It is fair to say that the insurance industry struggles to understand customer churn. There are a number of reasons for this, but chief amongst them is the focus on policies, not customers. In other words, insurance companies tend not to look at their customers as a whole. Instead, they work in functional silos to sell insurance of different types, such as household, car or health.
The big problem is that customers do not operate like that. Nobody actually wants to buy an insurance policy. They want to cover a risk, and an insurance policy is the best way to do that. However, they hope that they will never have to use it – so insurance is, at best, a grudge purchase. This means that the process of buying and renewing insurance needs to be easy.
It doesn’t take much to put someone off. Getting separate renewal letters about three different policies within a week, for example, will probably be enough. The recipient will perceive that the company does not see them as a "whole person," only three separate policies. If the premiums have gone up – and let’s face it, they usually do go up – then the customer will look for a company with a cheaper product and perhaps even a discount for multiple policies.
Customer experience is a team sport
What’s more, if a claim against one policy is handled badly, or even just turned down, customers are more likely to move all their policies elsewhere. Unfortunately for many insurers, though, claims handling processes focus on loss reduction. In other words, they look only at minimising the loss to the company through that particular claim. The use of analytics in claims handling, therefore, is mainly to eliminate fraud.
This can have huge effects on the company’s overall bottom line. Customers going through the claims process are likely to be fairly stressed anyway – and now their insurance company is suggesting that they are trying to commit fraud? This is not the way to create a good customer experience.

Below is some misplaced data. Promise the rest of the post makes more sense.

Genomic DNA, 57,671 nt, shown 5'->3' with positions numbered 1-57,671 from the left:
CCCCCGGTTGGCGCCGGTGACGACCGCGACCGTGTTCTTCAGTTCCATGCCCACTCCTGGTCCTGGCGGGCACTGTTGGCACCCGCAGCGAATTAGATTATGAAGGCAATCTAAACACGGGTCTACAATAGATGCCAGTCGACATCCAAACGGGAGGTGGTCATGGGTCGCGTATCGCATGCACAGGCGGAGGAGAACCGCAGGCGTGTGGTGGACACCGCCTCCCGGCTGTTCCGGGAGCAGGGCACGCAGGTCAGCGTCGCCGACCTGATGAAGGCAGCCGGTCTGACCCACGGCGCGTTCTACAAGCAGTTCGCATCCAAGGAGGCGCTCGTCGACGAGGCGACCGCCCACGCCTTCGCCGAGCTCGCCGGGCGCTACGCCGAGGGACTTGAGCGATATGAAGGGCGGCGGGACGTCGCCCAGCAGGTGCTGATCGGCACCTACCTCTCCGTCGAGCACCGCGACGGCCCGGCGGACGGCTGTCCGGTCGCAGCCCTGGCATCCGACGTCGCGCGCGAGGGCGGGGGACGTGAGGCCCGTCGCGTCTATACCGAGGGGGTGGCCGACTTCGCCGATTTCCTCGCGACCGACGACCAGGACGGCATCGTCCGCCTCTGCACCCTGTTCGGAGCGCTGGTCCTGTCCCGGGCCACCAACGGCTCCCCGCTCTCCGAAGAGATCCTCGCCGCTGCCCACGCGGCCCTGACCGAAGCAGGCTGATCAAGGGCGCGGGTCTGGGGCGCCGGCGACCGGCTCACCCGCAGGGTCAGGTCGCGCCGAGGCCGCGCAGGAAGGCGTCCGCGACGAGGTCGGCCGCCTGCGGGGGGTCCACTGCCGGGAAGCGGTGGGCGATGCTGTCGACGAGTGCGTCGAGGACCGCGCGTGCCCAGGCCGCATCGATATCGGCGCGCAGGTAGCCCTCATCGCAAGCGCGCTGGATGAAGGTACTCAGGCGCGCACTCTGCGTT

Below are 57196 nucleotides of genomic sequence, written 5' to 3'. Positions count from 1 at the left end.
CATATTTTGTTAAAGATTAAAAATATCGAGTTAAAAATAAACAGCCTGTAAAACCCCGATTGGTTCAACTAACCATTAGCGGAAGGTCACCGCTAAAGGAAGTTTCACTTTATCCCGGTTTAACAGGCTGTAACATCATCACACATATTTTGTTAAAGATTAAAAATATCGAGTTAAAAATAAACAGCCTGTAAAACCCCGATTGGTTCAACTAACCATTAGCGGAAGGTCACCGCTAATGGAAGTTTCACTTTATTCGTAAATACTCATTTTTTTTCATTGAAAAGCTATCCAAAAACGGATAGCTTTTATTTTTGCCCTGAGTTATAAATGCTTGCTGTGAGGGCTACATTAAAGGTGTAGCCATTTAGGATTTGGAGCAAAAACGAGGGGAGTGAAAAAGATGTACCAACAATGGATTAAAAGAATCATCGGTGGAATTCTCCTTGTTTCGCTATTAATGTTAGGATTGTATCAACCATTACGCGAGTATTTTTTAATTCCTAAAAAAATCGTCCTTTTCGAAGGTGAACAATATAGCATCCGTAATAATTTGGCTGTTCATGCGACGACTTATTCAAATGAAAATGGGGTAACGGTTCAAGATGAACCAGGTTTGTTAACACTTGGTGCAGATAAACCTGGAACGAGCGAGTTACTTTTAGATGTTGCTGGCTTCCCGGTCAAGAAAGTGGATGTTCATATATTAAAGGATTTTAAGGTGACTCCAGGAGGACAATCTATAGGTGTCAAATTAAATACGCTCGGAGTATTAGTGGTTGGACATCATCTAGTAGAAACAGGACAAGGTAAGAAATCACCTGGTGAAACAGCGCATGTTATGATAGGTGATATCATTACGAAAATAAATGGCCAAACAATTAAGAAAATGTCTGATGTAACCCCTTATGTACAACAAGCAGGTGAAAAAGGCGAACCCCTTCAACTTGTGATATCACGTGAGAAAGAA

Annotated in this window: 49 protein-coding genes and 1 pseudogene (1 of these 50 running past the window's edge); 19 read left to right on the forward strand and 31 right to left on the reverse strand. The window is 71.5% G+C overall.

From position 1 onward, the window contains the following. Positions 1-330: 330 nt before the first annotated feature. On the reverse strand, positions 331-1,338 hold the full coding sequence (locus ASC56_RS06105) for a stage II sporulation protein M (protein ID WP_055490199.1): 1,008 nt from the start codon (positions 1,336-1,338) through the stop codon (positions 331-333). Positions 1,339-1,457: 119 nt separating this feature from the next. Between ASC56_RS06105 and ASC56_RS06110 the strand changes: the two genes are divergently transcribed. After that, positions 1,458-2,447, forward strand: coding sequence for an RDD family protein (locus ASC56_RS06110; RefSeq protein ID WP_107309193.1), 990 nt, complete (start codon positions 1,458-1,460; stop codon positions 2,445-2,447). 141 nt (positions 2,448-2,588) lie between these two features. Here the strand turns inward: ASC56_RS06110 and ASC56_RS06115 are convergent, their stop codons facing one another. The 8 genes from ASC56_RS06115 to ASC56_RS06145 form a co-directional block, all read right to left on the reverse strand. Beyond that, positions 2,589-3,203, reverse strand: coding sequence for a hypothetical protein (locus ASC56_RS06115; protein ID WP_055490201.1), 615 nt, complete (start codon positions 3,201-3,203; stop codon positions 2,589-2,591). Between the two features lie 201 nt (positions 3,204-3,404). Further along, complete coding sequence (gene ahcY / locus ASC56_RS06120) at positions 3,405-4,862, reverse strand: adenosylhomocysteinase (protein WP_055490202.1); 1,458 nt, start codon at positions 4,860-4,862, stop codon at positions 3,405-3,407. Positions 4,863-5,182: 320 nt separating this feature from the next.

A different, and better, approach would be to focus on lifetime value of customers – that is, their overall value to the business over a longer period. This would require insurance companies to look at the customer experience across all contacts with the company. It would affect all aspects of insurance operations, from sales through renewal to claims handling and processing. Insurers have to understand that retaining a customer is dramatically better, cheaper and more successful than attracting a new one, especially if that customer has multiple policies. For example, it might be worth paying out on a claim more quickly, especially when the amount involved is fairly small, if the customer has four other policies with the company.
Customer experience as team sport
This approach would effectively mean that customer experience becomes a "team sport" in insurance. Analytics could, and should, be used across a much wider area of the business to inform decisions about premiums, offers, renewal action and claims handling. The business should see each customer as a whole – and respond consistently across channels, types of insurance and activities.
Analytics would also be essential to ensure that companies knew which customers were worth the effort. Some customers will stay anyway because of inertia, or possibly loyalty.
There are catches, of course. The use of data in insurance is highly regulated in Germany, Austria and Switzerland, even beyond the requirements of the General Data Protection Regulation. Insurers have to persuade their customers of the merits of providing data – and that means being able to show how it will benefit customers.
Considering the customer journey
It is therefore important to consider the profile of the customer journey. For example, 90% of insurance customers in Germany still buy insurance through traditional, offline channels. It is therefore vital to integrate offline and online channels so that the experience is consistent – and information is available across channels. However, it is also important to remember that the customer journey does not just involve buying insurance. Many customers will come back for more products or need to claim. Those elements are also part of the journey – and insurers forget that at their peril.